9: Useful Language + Our Scope of Practice with Guest Teacher Jules Mitchell

The practice and study of yoga is so vast that the more we all continue to study and teach, the more this question seems to loom taller and taller: what exactly is the job of a yoga instructor? To process this out loud with me, I invited my friend Jules Mitchell for a chat.

Jules has been teaching yoga for a decade, but her knowledge base doesn’t end there. Jules holds a Masters in Biomechanics, is a certified massage therapist, and is currently writing a book about it all. Through carefully chosen language, a deep understand of body mechanics, and a patience and wisdom that only comes from experience, Jules shows us how a roadmap for how we might continue to evolve as teachers.  

Today, Jules and I will tackle the tough questions, ask plenty of our own, and talk a little shop. If you are feeling stuck in your teaching, or ready for some fresh inspiration, this episode is for you.

More in this episode:  

  • Jules talks about her initial training, and what brought her to study biomechanics and other disciplines.  
  • What her movement practice looks like when she’s on the road.  
  • We talk all about Jules’ book, Yoga Biomechanics: Redefining Stretching.  
  • Jules gives us a definition of biomechanics and we talk about how it should impact our yoga teaching.
  • Jules and I dig into the importance of the specificity of language and offering open-ended questions.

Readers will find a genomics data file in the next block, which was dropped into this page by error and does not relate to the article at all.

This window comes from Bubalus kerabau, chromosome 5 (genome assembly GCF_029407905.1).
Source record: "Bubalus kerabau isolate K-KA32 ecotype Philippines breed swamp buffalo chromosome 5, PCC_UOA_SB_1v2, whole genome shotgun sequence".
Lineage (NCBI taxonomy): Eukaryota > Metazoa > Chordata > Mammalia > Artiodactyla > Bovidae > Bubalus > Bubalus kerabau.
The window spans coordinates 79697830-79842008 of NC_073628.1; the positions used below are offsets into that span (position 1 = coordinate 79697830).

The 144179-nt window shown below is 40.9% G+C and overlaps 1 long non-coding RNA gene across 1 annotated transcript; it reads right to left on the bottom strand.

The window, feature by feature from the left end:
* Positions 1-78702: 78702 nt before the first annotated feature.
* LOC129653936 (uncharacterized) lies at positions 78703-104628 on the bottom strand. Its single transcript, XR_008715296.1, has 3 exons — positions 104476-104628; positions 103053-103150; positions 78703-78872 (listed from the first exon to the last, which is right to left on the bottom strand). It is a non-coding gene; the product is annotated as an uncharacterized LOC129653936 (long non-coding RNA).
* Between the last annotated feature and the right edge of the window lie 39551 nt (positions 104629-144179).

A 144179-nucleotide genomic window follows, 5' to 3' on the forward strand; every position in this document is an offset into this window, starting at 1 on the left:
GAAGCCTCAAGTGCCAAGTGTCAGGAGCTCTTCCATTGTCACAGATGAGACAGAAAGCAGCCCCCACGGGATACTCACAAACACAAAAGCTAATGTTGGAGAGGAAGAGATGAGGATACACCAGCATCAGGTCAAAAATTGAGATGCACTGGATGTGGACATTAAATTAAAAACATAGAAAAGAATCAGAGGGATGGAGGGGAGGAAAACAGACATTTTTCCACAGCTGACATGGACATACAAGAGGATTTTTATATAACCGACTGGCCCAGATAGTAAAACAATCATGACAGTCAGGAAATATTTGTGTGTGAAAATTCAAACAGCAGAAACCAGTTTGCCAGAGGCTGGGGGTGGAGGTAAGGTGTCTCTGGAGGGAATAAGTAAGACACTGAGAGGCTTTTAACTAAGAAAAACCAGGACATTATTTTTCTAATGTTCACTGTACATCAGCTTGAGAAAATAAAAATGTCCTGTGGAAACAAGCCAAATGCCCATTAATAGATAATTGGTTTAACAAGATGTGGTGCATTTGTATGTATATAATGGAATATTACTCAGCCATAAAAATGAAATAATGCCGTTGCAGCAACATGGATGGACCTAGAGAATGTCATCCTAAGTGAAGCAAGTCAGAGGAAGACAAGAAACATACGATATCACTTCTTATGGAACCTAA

• We breakdown the distinctions between yoga therapists and yoga teachers.  

Connect with Jules on her website by clicking here.

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10 Responses to “9: Useful Language + Our Scope of Practice with Guest Teacher Jules Mitchell”

  1. Barbara

    Hi Francesca, really like your mentor session. So useful to reflect on the way I teach.
    To me yoga is very much about teaching our students to come to know their own body, to stay with their feelings of comfort or discomfort, not label themselves or their feelings, that is to simply teach a w a r e n e sss ! And that to me means what we do with our mind during a yoga session is almost more important than what we initially do with our body during that session.
    I believe that is the difference between an exercise class and a yoga session.
    Have a great Christmas time. OM Tat Sat . Kriyashakti from Australia

    • Francesca Cervero

      Hi…and yes! I am so happy to hear this resonates. I really feel like our main job is to facilitate a students experience of themselves. I love to hear that is what you offer in your classes as well. Sending love back to you. <3

  2. Colleen

    I actually do see yoga “therapy” as treating, otherwise why are people coming to us? The difference is we don’t diagnose, we work with an already established diagnosis and our help is being enlisted because other treatments have been only minimally effective, if at all.

    And oftentimes, other issues will pop up in addition to the actual diagnosis, but these have not been officially diagnosed. We would then experiment with different yoga techniques to see if it elicits change, but if it aggravates, then we encourage medical intervention.

    This is way different from a student coming for a private because he/she wants to perfect their handstand in the middle of the room, and needs for specific instruction not available in a class setting. And it’s different from the student wanting privates because they have generalized imbalance, maybe due to a short leg say, but there is no specific diagnosis. So the session comes down to strengthening the weaker parts and loosening the tighter parts to bring more balance. A student won’t get this kind of focused practice in a general class, but it’s technically not “treatment”.